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Acclaimed European ensemble Cinquecento focuses on the emotionally charged and harmonically rich Latin Church music of William Byrd, his teacher Thomas Tallis, and Christopher Tye during the height of the English Reformation – a time of conflict and religious upheaval. The programme includes Tallis’ incomparable “Lamentations of Jeremiah.”
Comprising five professional singers from five European countries, Cinquecento takes its name from the Italian term for the sixteenth century. The pan-European structure of the ensemble (its members are from Austria, Belgium, England, Germany and Switzerland) harks back to the imperial chapel choirs of the sixteenth century, whose members would have been chosen for their musicianship from Europe’s most prized musical establishments. Since 2006, Cinquecento has been recording for Hyperion. They are one of the world’s finest vocalist ensembles specializing in Renaissance polyphony.
This concert will be preceded by a free screening of Playing Elizabeth’s Tune at 4pm. In this 65 minute documentary by the BBC, Charles Hazlewood explores the life and music of William Byrd, Catholic Composer for a Protestant Queen, and the troubled times that produced some of the most intimate and passionate sacred music ever written.
Supported by Adèle Lafleur
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Thomas Tallis (1505-1585): Salvator mundi I à 5
Christopher Tye (1505 – 1572): The Mean Mass: Gloria à 5
Thomas Tallis: In ieiunio et fletu à 5
Thomas Tallis: If ye love me à 4
Christopher Tye: The Mean Mass: Credo à 5
Thomas Tallis: Te lucis ante terminum I (alternatim) à 5
Thomas Tallis: Lamentations of Jeremiah I
Thomas Tallis: Honor, virtus et potestas (alternatim) à 5
Christopher Tye: The Mean Mass: Sanctus à 5
Thomas Tallis: O Lord, give thy Holy Spirit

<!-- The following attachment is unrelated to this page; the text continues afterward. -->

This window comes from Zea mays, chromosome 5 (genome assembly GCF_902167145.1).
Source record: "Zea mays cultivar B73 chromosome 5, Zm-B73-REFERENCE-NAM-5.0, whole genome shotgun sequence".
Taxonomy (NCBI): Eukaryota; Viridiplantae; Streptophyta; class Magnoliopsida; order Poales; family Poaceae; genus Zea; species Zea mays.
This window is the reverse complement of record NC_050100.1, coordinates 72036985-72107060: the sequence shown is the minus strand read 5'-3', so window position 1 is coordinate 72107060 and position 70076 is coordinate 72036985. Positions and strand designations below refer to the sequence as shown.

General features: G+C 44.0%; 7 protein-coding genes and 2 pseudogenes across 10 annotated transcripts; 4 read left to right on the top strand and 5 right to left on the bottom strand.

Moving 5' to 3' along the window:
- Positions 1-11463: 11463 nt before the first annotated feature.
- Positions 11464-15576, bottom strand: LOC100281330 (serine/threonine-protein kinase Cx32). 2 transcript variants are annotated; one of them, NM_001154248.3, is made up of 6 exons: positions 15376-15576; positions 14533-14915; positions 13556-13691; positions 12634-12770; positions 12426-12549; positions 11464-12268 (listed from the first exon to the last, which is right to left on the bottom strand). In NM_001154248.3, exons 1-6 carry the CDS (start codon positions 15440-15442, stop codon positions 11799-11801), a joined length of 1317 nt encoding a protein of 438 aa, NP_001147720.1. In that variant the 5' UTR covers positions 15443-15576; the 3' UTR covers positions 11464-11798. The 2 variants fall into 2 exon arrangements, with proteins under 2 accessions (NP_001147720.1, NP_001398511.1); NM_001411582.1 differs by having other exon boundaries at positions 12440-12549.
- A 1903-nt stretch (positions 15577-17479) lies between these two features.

Thomas Tallis: Te lucis ante terminum II (alternatim) à 5
Christopher Tye: The Mean Mass: Agnus Dei à 5
William Byrd (c.1540 – 1623): Ne irascaris Domine
In 1527, the second Tudor monarch of England, Henry VIII, requested of Pope Clement VII that he might annul his first marriage to Catherine of Aragon. When Rome refused his request Henry renounced papal authority and Catholic rule, initiating a period of political and religious upheaval that would prove to be the most turbulent in the country’s history. The reign of Henry’s son, Edward VI, saw more thorough Protestant reforms introduced, before Mary I plunged her subjects back into Catholicism with the bloody murders of Protestants for which she is now remembered. It was to be under the rule of the last Tudor monarch, Elizabeth I, that England would finally find relative religious stability. A more moderate Protestant approach would lead to the establishment of the Church of England, which would incorporate elements of the Catholic tradition.
Tonight’s program contrasts an early Catholic mass setting from Henry VIII’s reign, The Mean Mass by Christopher Tye (c.1505 – 1572), with works in Latin and English from the Edwardian and Elizabethan periods by Thomas Tallis (c.1505 – 1585). The last word, however, is given to Tallis’ pupil, colleague and friend William Byrd (c.1540 – 1623), through his poignant Ne irascaris Domine.
Christopher Tye served as organist, composer and singer at King’s College, Cambridge, Ely Cathedral and the Chapel Royal. Preserved in partbooks at Peterhouse, Cambridge, The Mean Mass for 5 voices dates from before 1540 and lacks a tenor part, which has been reconstructed for the purposes of modern performance. The young Tye displays mastery of harmonic imagination and poise, with liberal use of sevenths and dissonance often culminating in the most beautifully unexpected cadences.
No musician could have felt the shifts of reform more than the man who worked under all four aforementioned monarchs: Thomas Tallis. Born around 1505 Tallis’ early career was marred by Henry’s dissolution of the monasteries. Jobs that the composer held at Dover Priory and Waltham Abbey between 1530 and 1540 did not last more than two years each as the foundations were shut down. Preferment came relatively quickly for Tallis though, as his name starts appearing in the sovereign’s Chapel Royal records in the early 1540s.
His younger works display loyalty to the musical fashions of early sixteenth century Catholic England – in particular the grand scale votive antiphon. These were highly melismatic works in Latin for five or six voices (including a high treble) lasting up to twenty minutes, with one syllable regularly set to long stretches of music. However, the decree of Archbishop Thomas Cranmer, that every syllable should have one note, together with the staunchly Protestant advisers to the young King Edward VI meant Tallis was now forced to compose in English, with text clarity of the utmost importance.
Dating from 1547/48, If ye love me is one of the first surviving examples we have of Tallis’ vernacular style. Setting verses from John:14 this deft miniature expresses the English text without sacrificing musical ingenuity. O Lord, give thy Holy Spirit, a prayer dating from 1566, belongs to the reign of Elizabeth I. Like If ye love me, the final section of text here is repeated giving the work an ABB structure.